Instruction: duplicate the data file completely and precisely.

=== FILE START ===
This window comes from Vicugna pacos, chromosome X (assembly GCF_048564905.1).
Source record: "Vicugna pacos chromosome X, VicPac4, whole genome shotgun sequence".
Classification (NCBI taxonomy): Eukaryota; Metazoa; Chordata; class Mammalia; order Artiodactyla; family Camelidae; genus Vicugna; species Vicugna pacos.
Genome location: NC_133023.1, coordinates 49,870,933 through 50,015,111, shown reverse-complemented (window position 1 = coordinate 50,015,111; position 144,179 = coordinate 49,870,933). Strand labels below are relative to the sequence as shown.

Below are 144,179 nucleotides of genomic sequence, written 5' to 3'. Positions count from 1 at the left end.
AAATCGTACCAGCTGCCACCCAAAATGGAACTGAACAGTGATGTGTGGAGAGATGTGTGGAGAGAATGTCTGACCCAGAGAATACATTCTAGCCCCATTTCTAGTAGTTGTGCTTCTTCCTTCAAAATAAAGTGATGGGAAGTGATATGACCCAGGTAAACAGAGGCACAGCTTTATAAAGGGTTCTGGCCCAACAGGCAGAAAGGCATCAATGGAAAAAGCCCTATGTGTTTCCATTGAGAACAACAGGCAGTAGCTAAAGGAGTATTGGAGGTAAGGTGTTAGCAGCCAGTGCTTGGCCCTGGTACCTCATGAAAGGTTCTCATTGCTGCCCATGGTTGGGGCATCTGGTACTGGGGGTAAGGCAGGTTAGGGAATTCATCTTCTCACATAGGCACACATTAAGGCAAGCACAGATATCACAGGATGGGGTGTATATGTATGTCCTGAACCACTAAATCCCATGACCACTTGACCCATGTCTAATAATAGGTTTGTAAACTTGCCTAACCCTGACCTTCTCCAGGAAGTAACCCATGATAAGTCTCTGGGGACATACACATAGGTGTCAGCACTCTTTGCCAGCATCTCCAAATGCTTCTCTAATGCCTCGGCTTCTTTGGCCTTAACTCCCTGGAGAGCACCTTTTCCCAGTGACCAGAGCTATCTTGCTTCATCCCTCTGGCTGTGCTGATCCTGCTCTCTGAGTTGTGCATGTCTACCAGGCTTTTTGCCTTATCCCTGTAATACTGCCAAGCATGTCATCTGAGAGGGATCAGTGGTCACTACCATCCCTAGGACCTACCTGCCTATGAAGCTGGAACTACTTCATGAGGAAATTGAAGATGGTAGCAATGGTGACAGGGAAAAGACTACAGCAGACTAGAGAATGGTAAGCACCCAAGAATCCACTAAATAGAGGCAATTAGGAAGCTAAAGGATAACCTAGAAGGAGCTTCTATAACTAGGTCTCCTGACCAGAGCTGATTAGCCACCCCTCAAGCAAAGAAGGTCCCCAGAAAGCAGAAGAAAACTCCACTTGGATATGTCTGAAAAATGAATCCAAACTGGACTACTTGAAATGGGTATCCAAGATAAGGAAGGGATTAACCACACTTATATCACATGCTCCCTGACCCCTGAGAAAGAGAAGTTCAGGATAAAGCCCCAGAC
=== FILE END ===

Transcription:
This window comes from Vicugna pacos, chromosome X (assembly GCF_048564905.1).
Source record: "Vicugna pacos chromosome X, VicPac4, whole genome shotgun sequence".
Classification (NCBI taxonomy): Eukaryota; Metazoa; Chordata; class Mammalia; order Artiodactyla; family Camelidae; genus Vicugna; species Vicugna pacos.
Genome location: NC_133023.1, coordinates 49,870,933 through 50,015,111, shown reverse-complemented (window position 1 = coordinate 50,015,111; position 144,179 = coordinate 49,870,933). Strand labels below are relative to the sequence as shown.

Below are 144,179 nucleotides of genomic sequence, written 5' to 3'. Positions count from 1 at the left end.
AAATCGTACCAGCTGCCACCCAAAATGGAACTGAACAGTGATGTGTGGAGAGATGTGTGGAGAGAATGTCTGACCCAGAGAATACATTCTAGCCCCATTTCTAGTAGTTGTGCTTCTTCCTTCAAAATAAAGTGATGGGAAGTGATATGACCCAGGTAAACAGAGGCACAGCTTTATAAAGGGTTCTGGCCCAACAGGCAGAAAGGCATCAATGGAAAAAGCCCTATGTGTTTCCATTGAGAACAACAGGCAGTAGCTAAAGGAGTATTGGAGGTAAGGTGTTAGCAGCCAGTGCTTGGCCCTGGTACCTCATGAAAGGTTCTCATTGCTGCCCATGGTTGGGGCATCTGGTACTGGGGGTAAGGCAGGTTAGGGAATTCATCTTCTCACATAGGCACACATTAAGGCAAGCACAGATATCACAGGATGGGGTGTATATGTATGTCCTGAACCACTAAATCCCATGACCACTTGACCCATGTCTAATAATAGGTTTGTAAACTTGCCTAACCCTGACCTTCTCCAGGAAGTAACCCATGATAAGTCTCTGGGGACATACACATAGGTGTCAGCACTCTTTGCCAGCATCTCCAAATGCTTCTCTAATGCCTCGGCTTCTTTGGCCTTAACTCCCTGGAGAGCACCTTTTCCCAGTGACCAGAGCTATCTTGCTTCATCCCTCTGGCTGTGCTGATCCTGCTCTCTGAGTTGTGCATGTCTACCAGGCTTTTTGCCTTATCCCTGTAATACTGCCAAGCATGTCATCTGAGAGGGATCAGTGGTCACTACCATCCCTAGGACCTACCTGCCTATGAAGCTGGAACTACTTCATGAGGAAATTGAAGATGGTAGCAATGGTGACAGGGAAAAGACTACAGCAGACTAGAGAATGGTAAGCACCCAAGAATCCACTAAATAGAGGCAATTAGGAAGCTAAAGGATAACCTAGAAGGAGCTTCTATAACTAGGTCTCCTGACCAGAGCTGATTAGCCACCCCTCAAGCAAAGAAGGTCCCCAGAAAGCAGAAGAAAACTCCACTTGGATATGTCTGAAAAATGAATCCAAACTGGACTACTTGAAATGGGTATCCAAGATAAGGAAGGGATTAACCACACTTATATCACATGCTCCCTGACCCCTGAGAAAGAGAAGTTCAGGATAAAGCCCCAGAC